Please note: This review of Emergency Shift goes deeper into the plot of the book than most Hessan’s County Reviews.
The first of the Full Moon Medic Series, Emergency Shift is written by Daniel Potter. It takes place in a alternate modern-day Portland where the barriers between us and the supernatural are fraying. Abby Night’s life has already been effected, but things are about to become even stranger. As the paramedic and her partner respond to a call and make an unwitting promise to a dying fey knight, Abby will find herself bound to a Secret. A Secret that will endanger her friends and bring up her dark past. A Secret that will bring new purpose to her life if she can survive a mad hunter and a journey beyond the fairy circle into the Dream.
CWs: graphic violence; on-screen murder and torture; zombies; fantasy horror; body horror; physical transformation; kidnapping; hospitals and medical situations; magical bonds & oaths; Depression; a Closeted Transgender person; unintentional dead-naming; conspiracy theories; aftermath of an abusive relationships; references to past white supremacy, terrorist activities, cutting, suicidal thoughts
Emergency Shift is is modern fantasy with elements of action and horror. The journey and promises Abby and her pooka charge Secret have to make to survive leave several hooks for a sequel. The cast is racially diverse and there are several examples of LGBTQ+ representation in the book with major characters who are transgender, bisexual, and lesbian.
Building the “Full Moon Medic” World
The world-building pulls strongly from European and Asian folklore, with the strongest influences being Celtic mythology and English literature. Fairies, spirits, and ancient gods exist in the Dream, the fae Otherworld. In recent times the barriers have been weakening between the realms and the Crossroads, allowing fae, zombies, vampires, werewolves, and more to encounter mortals again. Many of the fae encountered have connections to familiar characters: the Queens Titania of the Summer Court, Queen Mab of the Winter Court, Puss in Boots of the Court of Cats. Still others and the fae culture will be very familiar to players of Changeling: The Dreaming.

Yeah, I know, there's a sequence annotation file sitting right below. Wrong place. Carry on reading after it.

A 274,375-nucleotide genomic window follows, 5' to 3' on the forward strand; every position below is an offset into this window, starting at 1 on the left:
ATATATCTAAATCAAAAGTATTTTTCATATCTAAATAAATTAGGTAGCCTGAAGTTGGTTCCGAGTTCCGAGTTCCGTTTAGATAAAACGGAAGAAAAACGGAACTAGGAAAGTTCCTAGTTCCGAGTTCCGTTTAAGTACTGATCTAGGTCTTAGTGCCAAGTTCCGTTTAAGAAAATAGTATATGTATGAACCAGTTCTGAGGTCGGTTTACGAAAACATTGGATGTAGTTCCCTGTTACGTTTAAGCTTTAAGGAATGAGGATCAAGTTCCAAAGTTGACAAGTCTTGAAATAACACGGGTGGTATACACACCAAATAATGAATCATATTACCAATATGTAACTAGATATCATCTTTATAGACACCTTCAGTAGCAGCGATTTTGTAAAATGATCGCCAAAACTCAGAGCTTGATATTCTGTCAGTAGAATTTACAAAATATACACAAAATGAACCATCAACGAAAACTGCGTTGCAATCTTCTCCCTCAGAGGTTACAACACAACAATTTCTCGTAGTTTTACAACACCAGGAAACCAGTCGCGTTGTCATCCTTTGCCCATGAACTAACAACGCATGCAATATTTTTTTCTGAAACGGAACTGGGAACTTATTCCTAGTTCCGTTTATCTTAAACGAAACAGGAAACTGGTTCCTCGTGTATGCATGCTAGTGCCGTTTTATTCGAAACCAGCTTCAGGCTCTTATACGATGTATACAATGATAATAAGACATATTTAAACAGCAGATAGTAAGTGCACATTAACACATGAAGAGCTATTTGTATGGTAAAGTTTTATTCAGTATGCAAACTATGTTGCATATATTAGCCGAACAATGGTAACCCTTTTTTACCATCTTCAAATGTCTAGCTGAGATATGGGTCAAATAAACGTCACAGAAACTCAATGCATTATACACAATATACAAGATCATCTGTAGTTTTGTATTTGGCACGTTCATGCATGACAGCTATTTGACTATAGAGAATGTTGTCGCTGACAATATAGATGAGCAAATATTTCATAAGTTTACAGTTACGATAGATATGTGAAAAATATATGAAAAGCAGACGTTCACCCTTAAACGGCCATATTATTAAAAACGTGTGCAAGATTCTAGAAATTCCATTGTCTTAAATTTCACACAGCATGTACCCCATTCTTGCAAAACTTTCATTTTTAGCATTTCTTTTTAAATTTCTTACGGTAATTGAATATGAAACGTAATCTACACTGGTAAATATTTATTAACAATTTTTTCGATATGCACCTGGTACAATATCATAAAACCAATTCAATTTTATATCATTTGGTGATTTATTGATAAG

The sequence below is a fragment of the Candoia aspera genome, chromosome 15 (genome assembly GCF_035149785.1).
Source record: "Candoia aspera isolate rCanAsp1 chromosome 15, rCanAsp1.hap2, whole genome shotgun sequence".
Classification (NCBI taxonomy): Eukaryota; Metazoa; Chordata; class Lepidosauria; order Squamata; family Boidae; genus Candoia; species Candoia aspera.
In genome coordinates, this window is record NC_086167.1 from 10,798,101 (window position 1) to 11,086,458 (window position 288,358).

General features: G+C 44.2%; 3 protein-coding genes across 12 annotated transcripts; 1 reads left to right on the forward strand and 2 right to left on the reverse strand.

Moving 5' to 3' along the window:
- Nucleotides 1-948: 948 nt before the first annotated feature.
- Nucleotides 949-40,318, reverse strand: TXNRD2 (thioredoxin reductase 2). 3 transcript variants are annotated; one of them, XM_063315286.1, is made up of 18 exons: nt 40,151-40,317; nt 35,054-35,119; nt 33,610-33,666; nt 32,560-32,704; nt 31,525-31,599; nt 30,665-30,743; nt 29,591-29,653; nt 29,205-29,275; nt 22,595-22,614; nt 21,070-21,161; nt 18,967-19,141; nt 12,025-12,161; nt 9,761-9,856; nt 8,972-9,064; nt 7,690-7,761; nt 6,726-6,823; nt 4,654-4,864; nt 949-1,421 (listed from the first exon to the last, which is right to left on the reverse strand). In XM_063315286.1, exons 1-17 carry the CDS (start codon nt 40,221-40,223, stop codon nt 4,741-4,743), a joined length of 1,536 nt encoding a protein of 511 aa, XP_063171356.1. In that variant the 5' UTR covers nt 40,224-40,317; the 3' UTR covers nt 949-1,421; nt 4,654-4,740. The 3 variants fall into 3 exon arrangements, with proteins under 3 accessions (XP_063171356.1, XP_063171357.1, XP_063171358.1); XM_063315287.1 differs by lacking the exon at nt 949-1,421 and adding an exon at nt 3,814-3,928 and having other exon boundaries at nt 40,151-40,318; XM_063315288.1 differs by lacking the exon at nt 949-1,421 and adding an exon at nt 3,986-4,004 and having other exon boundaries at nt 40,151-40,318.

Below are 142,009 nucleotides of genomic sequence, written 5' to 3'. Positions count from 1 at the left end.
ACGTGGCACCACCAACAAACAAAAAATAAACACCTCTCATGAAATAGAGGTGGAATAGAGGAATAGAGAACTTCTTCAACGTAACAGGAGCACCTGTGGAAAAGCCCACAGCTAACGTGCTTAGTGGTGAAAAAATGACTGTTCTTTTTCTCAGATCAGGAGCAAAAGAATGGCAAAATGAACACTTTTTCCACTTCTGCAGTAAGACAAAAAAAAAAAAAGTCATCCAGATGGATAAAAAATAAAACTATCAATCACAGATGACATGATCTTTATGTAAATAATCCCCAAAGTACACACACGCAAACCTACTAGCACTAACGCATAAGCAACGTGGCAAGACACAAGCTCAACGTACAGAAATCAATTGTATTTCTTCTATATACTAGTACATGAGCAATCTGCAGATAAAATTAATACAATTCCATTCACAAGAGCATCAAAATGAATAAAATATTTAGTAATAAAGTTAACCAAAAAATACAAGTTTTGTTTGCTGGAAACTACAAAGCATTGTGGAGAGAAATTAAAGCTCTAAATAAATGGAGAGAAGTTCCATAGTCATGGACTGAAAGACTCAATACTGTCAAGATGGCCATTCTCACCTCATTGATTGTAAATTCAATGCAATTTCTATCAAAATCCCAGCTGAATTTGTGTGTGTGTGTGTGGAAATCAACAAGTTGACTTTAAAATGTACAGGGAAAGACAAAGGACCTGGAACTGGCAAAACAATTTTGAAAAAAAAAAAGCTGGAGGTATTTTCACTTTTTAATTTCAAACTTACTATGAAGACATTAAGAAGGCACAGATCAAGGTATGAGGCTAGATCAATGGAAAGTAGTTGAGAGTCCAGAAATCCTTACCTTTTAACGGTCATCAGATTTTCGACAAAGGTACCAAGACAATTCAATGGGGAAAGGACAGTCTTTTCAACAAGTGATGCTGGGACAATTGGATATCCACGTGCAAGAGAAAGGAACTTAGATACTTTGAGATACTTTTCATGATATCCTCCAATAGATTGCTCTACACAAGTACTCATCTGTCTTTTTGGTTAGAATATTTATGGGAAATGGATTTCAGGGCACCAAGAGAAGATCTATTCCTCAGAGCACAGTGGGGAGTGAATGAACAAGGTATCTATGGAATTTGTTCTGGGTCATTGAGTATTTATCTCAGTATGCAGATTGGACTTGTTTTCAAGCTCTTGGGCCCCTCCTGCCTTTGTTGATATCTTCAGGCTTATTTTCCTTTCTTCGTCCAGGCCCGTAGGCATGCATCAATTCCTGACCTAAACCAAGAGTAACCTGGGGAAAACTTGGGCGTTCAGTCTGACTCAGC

Many of the fae have adapted to modern culture because they survive on worship or memories of mortals. This leads to a number of interesting fae characters. For example, Abby and Secret encounter a troll that has been surviving on mortal memories and adoration for the Beast character from Beauty and the Beast. This steady diet has modified his appearance and base nature so much that the basic mythological rules of trolls don’t apply to him anymore.
Emergency Shift – The Text
An unfortunate element of this book is that it contains a significant amount of exposition in the first third of the text. While this might be expected for the first novel of a series, here it goes beyond that because of outside connections that need to be explained. This book references events that occurred in a short story prequel named Twilight Run. Many of the relevant plot points from that story is explained here, so this short story should not be seen as required reading. The author has a link where you can access it for free available on their social media pages.
The characters’ relationships between one another is a major driver of the plot of this story. While Abby unknowing becomes bonded to Secret at the beginning of the story, their relationship transforms from a sense of protection and obligation to that of found family. Found family also highlights other relationships as many characters becoming closer to one another over the course of the plot.
Extra Emphasis on Content Warnings – A Painful Past
The second one in an evolution in Abby’s character, but first I need to explain a couple of the content warnings I mentioned at the beginning of this review. Some of them may be major turn-offs for readers. Abby previously had a boyfriend while in high school named Jeremy. He became heavily involved in Neo-Nazi rhetoric and pulled Abby into it despite her mother’s Chinese heritage. Jeremy’s beliefs led to him instigating a mass shooting that Abby had unknowingly supplied the gun for. Among the dead were Abby’s parents.
While Abby has since “deprogramed” herself, she still bears a lot of anger and self-loathing about Jeremy. There are no major flashbacks in the story. However Jeremy, his beliefs, and actions is referenced multiple times in the story by Abby’s internal dialogue. Antagonists in the story also use it when trying to manipulate her. Much of Abby’s growth comes from healing some of these mental scars and coming to accept the roll the supernatural has in her life now.
Extra Emphasis on Content Warnings – A Partial Public Transition
I feel the need to discuss the Content Warning about a closeted trans person and unintentional dead-naming. Abby’s paramedic partner Cindy is a trans woman. While Abby knows that Cindy is transgender, no one else at work is aware. This means she has to use her dead-name at work until events result in her coming out as transgender to her manager. The man is accepting after some initial shock. I am not transgender, so I can not speak to the authenticity of Cindy’s experiences. However, the author mentions in his notes that he consulted with at least several sensitivity reader. At least one of these is transgender.
Rating Emergency Shift
Despite the exposition-heavy start, I would say the book is a strong beginning for this series. I will give it an 8/10 though my opinion may increase or decrease depending on a future reading of Twilight Run and the upcoming sequel. The author’s website can be found here.